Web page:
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MH Fellow Sabna comes with significant experience working with a range of development issues. A co-founder of Project Sakhi Saheli, which aims to combat period poverty and break menstrual taboos, Sabna has, in the past, worked on the issue of menstruation in urban slums of Delhi with women and adolescent girls. She and her team also released MenstraBook, with menstrastories and organised Menstra Tlk in the Delhi School of Social Work to create more conversations on menstruation.

With YKA MHM Fellow Vineet, Sabna launched Menstratalk, a campaign that aims to put an end to period poverty and smash menstrual taboos in society. As a start, the campaign aims to begin conversations on menstrual health with five hundred adolescents and youth in Delhi through offline platforms, and through this community mobilise support to create Period Friendly Institutions out of educational institutes in the city.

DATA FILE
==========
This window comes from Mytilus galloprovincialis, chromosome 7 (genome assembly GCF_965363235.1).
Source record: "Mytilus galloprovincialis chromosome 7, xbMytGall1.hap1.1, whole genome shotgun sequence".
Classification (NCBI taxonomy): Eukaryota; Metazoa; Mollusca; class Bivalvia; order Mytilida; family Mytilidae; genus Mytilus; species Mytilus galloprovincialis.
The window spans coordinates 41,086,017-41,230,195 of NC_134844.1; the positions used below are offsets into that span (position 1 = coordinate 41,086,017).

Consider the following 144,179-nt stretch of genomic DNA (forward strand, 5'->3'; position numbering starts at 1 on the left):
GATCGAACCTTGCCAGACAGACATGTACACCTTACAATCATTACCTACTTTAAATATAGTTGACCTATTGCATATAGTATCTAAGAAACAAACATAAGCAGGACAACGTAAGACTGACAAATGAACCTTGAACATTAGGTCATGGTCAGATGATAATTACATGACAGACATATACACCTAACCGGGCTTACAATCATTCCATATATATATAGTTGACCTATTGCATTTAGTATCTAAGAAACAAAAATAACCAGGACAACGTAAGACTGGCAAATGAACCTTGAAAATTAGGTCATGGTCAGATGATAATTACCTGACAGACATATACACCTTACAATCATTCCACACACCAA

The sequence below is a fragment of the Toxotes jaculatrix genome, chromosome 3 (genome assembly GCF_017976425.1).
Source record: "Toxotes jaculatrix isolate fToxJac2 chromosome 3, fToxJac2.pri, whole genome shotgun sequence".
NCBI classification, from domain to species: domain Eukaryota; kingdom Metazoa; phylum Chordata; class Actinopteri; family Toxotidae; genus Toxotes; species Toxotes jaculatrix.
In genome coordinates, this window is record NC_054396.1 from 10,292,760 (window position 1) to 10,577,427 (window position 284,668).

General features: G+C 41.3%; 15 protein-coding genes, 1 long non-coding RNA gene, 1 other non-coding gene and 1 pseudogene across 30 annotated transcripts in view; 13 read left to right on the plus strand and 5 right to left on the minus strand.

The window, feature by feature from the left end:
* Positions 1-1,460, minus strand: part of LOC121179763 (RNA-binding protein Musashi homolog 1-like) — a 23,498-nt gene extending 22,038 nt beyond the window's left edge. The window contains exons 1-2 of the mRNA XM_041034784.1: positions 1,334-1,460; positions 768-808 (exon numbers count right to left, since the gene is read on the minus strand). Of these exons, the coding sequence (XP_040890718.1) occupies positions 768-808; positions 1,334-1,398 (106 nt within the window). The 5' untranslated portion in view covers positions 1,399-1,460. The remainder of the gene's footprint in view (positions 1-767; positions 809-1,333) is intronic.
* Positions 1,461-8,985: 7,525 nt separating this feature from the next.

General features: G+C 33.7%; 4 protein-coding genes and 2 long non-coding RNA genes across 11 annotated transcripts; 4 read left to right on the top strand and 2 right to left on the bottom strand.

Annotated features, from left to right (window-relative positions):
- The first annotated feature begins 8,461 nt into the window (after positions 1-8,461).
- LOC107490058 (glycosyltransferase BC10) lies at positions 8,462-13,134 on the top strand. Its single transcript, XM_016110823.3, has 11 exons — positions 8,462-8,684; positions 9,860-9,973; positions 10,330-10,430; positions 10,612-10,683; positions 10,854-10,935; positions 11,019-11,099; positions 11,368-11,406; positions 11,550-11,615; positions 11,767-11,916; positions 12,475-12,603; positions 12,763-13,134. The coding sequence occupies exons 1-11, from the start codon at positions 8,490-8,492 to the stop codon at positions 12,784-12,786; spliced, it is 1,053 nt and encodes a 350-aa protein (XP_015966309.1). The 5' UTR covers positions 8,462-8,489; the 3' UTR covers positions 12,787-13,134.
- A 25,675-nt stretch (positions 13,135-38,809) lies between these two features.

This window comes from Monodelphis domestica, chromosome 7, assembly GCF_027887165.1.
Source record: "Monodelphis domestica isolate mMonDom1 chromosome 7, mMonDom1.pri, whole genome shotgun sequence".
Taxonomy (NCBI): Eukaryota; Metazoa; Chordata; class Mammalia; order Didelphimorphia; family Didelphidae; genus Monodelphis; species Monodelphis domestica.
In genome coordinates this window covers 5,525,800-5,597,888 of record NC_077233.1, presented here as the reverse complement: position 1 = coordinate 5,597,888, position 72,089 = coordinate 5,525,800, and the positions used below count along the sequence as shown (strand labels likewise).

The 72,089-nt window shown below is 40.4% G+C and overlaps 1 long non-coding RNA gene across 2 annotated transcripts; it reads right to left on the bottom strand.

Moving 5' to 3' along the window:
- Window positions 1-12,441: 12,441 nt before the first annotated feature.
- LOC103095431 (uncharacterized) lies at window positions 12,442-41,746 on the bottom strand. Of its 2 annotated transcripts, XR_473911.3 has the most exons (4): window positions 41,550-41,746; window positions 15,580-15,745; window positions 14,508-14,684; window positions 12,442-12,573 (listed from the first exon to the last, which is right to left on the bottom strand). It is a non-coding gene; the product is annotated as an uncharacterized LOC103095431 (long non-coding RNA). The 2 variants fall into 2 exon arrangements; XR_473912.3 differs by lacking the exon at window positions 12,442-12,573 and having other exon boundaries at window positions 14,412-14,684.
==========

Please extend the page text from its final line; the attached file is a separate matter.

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A student from Delhi School of Social work, Vineet is a part of Project Sakhi Saheli, an initiative by the students of Delhi school of Social Work to create awareness on Menstrual Health and combat Period Poverty. Along with MHM Action Fellow Sabna, Vineet launched Menstratalk, a campaign that aims to put an end to period poverty and smash menstrual taboos in society.

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As a Youth Ki Awaaz Menstrual Health Fellow, Nitisha has started Let’s Talk Period, a campaign to mobilise young people to switch to sustainable period products. She says, “80 lakh women in Delhi use non-biodegradable sanitary products, generate 3000 tonnes of menstrual waste, that takes 500-800 years to decompose; which in turn contributes to the health issues of all menstruators, increased burden of waste management on the city and harmful living environment for all citizens.

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A former Assistant Secretary with the Ministry of Women and Child Development in West Bengal for three months, Lakshmi Bhavya has been championing the cause of menstrual hygiene in her district. By associating herself with the Lalana Campaign, a holistic menstrual hygiene awareness campaign which is conducted by the Anahat NGO, Lakshmi has been slowly breaking taboos when it comes to periods and menstrual hygiene.